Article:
Why Does an Object at Rest Tend to stay at Rest?
An object at rest (including an object at rest on top of a tablecloth) tends to stay at rest unless acted on by an external force. One way to prove this is to pull a cloth out from under the object. This can be done more simply at first or more elaborately as you build your confidence in the law of physics.
What You Need
- tablecloth (one with low friction is best—tweedy fabrics, gravy spots, and spilled soda can increase friction and compromise the intended results)
- objects to place on the tablecloth such as bowls, bottles, lit candles, and your physics textbook
- spare roast turkey, stuffing, and cranberry sauce, if you actually attempt to do this at your Thanksgiving dinner
- Place the cloth on the table, so at least several inches extend beyond the edge of the table.
- Carefully place the objects on the cloth. If the objects are closer to the edge of the table this is easier, but allow for at least a few inches for the objects to slide.
- At this point, all you need to do is pull the tablecloth out from under the objects on the table. As with a band-aid, the faster the better. Don't hesitate and be tentative with your pull because that increases the chances for the objects to topple. (It doesn't hurt to create suspense by pretending you never did this before and have every reason to expect it to fail. The more you do this, the greater level of acting skills this may require.)
- You can also do this with just one beaker and a cloth. Perhaps this is a less-dramatic start, but it still proves the same point.
Note: This works best when objects placed on the tablecloth have smooth bottom surfaces. Bowls with a circular lip tend to catch on the tablecloth. Pottery with a felt bottom or mounted silicon rubber resting points can also lead to humiliation and ridicule if they hang up during this demonstration. The objects should have a short vertical "moment arm," which means bowls are safer than bottles and partially filled bottles are safer than empty bottles. Bottles with liquid should be at room temperature to avoid condensation on the outside of the bottle, which can increase friction.
The cloth is removed and the objects-at-rest sitting on the tablecloth tend to stay at rest in approximately the same position they were originally placed. Most likely, there will be some sliding and even teetering before the objects come to rest.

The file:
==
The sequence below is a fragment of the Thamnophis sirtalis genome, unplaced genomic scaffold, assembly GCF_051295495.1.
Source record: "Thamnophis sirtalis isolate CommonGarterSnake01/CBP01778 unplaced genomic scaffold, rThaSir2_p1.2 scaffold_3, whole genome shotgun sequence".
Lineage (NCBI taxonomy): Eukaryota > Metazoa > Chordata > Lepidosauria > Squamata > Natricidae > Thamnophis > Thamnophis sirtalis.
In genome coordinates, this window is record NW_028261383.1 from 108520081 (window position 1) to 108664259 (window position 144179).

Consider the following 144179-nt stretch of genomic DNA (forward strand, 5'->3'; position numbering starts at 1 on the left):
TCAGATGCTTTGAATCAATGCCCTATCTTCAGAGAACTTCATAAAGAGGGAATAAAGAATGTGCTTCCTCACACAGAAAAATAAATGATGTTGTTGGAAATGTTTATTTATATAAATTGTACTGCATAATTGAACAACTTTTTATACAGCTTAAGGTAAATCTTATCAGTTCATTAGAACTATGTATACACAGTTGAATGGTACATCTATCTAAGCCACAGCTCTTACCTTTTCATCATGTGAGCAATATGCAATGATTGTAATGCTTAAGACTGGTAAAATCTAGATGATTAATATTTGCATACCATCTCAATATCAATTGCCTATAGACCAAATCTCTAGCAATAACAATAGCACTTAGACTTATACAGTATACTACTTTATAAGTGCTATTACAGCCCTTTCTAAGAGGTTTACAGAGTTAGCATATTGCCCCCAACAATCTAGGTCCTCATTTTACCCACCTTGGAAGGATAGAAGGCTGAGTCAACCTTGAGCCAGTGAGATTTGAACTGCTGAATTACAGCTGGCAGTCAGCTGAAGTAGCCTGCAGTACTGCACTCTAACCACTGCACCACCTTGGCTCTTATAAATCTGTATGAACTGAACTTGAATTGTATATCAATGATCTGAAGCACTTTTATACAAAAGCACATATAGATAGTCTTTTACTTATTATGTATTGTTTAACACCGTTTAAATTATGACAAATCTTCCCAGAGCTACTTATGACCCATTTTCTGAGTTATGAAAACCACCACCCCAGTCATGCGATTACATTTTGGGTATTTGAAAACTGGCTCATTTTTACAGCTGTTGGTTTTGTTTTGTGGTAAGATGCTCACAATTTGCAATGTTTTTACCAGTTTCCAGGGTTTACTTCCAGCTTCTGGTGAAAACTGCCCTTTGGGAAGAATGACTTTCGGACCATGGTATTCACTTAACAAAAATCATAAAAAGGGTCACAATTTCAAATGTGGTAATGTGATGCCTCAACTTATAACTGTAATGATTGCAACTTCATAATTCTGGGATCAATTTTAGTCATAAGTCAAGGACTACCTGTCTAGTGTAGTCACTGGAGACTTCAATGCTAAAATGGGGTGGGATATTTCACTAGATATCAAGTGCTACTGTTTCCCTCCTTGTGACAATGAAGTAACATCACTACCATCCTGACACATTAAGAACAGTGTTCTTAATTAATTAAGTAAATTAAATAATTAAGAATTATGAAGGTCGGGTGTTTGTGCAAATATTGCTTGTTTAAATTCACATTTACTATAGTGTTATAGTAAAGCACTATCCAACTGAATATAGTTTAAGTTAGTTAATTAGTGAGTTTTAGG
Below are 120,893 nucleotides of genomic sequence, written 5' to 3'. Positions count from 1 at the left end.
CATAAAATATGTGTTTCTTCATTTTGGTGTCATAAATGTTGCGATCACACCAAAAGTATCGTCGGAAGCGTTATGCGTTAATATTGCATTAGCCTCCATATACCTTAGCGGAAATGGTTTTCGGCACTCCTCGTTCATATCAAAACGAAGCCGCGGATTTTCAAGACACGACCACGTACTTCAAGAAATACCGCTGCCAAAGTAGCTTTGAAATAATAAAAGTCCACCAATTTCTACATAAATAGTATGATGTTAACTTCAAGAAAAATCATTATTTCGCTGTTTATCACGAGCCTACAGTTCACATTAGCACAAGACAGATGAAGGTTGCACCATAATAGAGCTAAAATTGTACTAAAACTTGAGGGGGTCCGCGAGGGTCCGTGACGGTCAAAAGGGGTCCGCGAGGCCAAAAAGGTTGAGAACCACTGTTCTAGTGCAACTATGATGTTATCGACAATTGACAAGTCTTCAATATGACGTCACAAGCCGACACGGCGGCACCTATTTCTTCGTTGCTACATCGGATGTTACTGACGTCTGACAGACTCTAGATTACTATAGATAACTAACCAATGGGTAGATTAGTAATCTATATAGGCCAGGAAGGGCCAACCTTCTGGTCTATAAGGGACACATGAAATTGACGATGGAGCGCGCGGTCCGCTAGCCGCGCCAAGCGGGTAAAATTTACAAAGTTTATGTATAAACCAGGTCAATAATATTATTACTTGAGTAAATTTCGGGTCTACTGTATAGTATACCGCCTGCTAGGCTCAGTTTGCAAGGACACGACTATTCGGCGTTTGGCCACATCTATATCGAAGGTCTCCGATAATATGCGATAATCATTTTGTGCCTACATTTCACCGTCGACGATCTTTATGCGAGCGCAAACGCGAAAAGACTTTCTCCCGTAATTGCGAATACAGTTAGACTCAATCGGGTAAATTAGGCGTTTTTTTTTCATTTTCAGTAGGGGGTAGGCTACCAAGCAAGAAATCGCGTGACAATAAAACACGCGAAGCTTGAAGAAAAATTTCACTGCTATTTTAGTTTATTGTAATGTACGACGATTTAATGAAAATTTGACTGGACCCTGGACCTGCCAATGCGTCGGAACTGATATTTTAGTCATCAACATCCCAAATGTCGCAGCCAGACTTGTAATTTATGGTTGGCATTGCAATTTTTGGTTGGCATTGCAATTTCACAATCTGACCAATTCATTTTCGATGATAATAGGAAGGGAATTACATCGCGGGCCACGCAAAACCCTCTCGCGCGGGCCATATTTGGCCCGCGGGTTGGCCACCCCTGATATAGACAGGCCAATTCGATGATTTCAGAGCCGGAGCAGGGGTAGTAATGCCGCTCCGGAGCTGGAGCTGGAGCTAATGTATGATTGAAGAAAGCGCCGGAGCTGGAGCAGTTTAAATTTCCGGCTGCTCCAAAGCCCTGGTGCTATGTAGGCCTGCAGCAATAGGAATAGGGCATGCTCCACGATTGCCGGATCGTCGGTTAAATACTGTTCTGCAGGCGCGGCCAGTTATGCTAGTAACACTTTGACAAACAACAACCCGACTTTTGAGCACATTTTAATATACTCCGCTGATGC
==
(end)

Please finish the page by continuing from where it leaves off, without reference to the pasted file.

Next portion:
The criterion for stability is that the height to diameter ratio for cylindrical objects be less than the coefficient of static friction between the cloth and the object.
Why It Works
This is basically a fun experiment, but there is a good bit of physics to learn here. The objects retain their positions on the table due to Newton's first law, which states that an object in motion tends to stay in motion unless acted upon by an external force. (An object at rest tends to stay at rest unless acted upon by an external force.) If excessive friction exists between the cloth and the bottom of the objects, there will be an external force and the objects will move. The table must have low enough friction so the tablecloth can be pulled out smoothly, but enough friction so the objects don't slide too far after the cloth is removed. The small frictional force that occurs when the cloth is pulled out exerts a torque that can rotate the object, especially one whose center of mass is relatively high above the table. The frictional force exerted by the table on the bottom surface of the objects opposes this rotational motion and helps stabilize tall objects, such as bottles and candlesticks.
Other Things to Try
As a way to get in touch with your inner nerd, you can draw diagrams, called free-body-diagrams, showing all the forces present in this project. You can learn a lot of physics by doing this.
One aspect of Newton's first law is that an object at rest tends to stay at rest. This can be seen in the reluctance of the objects on the table to be moved as the cloth is pulled out from under them. Some frictional force exists between the cloth and the objects, which exerts a torque that, if strong enough, will rotate and topple the object.
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